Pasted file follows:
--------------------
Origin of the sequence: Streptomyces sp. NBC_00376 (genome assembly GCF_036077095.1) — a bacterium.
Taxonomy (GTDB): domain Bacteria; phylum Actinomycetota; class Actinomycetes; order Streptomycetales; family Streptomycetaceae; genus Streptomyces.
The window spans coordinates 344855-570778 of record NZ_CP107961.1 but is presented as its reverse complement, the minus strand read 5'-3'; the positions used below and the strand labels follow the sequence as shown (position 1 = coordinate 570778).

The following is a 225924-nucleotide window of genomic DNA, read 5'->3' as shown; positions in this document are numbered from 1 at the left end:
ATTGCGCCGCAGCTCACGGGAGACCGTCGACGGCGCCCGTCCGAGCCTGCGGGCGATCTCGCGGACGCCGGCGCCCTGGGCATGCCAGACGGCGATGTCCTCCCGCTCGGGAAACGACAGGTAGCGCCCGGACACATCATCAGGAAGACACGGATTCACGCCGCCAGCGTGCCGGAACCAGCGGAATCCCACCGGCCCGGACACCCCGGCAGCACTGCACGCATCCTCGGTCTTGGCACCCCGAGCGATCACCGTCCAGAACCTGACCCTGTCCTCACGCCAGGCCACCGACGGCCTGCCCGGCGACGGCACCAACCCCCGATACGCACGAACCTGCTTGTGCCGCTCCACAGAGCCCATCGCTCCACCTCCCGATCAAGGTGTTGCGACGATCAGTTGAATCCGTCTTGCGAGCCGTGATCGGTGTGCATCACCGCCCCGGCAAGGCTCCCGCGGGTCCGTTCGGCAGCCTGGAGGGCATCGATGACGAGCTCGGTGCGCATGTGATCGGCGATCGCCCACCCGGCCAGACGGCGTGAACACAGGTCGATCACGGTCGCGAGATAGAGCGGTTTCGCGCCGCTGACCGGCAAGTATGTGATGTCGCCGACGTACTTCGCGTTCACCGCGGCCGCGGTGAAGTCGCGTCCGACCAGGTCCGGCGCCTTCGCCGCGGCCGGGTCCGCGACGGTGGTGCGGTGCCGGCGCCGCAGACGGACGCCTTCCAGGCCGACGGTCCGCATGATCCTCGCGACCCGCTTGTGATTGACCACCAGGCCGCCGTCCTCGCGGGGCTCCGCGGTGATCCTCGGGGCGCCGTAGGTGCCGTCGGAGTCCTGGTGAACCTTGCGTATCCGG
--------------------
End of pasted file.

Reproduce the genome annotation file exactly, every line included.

Origin of the sequence: Streptomyces sp. NBC_00376 (genome assembly GCF_036077095.1) — a bacterium.
Taxonomy (GTDB): domain Bacteria; phylum Actinomycetota; class Actinomycetes; order Streptomycetales; family Streptomycetaceae; genus Streptomyces.
The window spans coordinates 344855-570778 of record NZ_CP107961.1 but is presented as its reverse complement, the minus strand read 5'-3'; the positions used below and the strand labels follow the sequence as shown (position 1 = coordinate 570778).

The following is a 225924-nucleotide window of genomic DNA, read 5'->3' as shown; positions in this document are numbered from 1 at the left end:
ATTGCGCCGCAGCTCACGGGAGACCGTCGACGGCGCCCGTCCGAGCCTGCGGGCGATCTCGCGGACGCCGGCGCCCTGGGCATGCCAGACGGCGATGTCCTCCCGCTCGGGAAACGACAGGTAGCGCCCGGACACATCATCAGGAAGACACGGATTCACGCCGCCAGCGTGCCGGAACCAGCGGAATCCCACCGGCCCGGACACCCCGGCAGCACTGCACGCATCCTCGGTCTTGGCACCCCGAGCGATCACCGTCCAGAACCTGACCCTGTCCTCACGCCAGGCCACCGACGGCCTGCCCGGCGACGGCACCAACCCCCGATACGCACGAACCTGCTTGTGCCGCTCCACAGAGCCCATCGCTCCACCTCCCGATCAAGGTGTTGCGACGATCAGTTGAATCCGTCTTGCGAGCCGTGATCGGTGTGCATCACCGCCCCGGCAAGGCTCCCGCGGGTCCGTTCGGCAGCCTGGAGGGCATCGATGACGAGCTCGGTGCGCATGTGATCGGCGATCGCCCACCCGGCCAGACGGCGTGAACACAGGTCGATCACGGTCGCGAGATAGAGCGGTTTCGCGCCGCTGACCGGCAAGTATGTGATGTCGCCGACGTACTTCGCGTTCACCGCGGCCGCGGTGAAGTCGCGTCCGACCAGGTCCGGCGCCTTCGCCGCGGCCGGGTCCGCGACGGTGGTGCGGTGCCGGCGCCGCAGACGGACGCCTTCCAGGCCGACGGTCCGCATGATCCTCGCGACCCGCTTGTGATTGACCACCAGGCCGCCGTCCTCGCGGGGCTCCGCGGTGATCCTCGGGGCGCCGTAGGTGCCGTCGGAGTCCTGGTGAACCTTGCGTATCCGG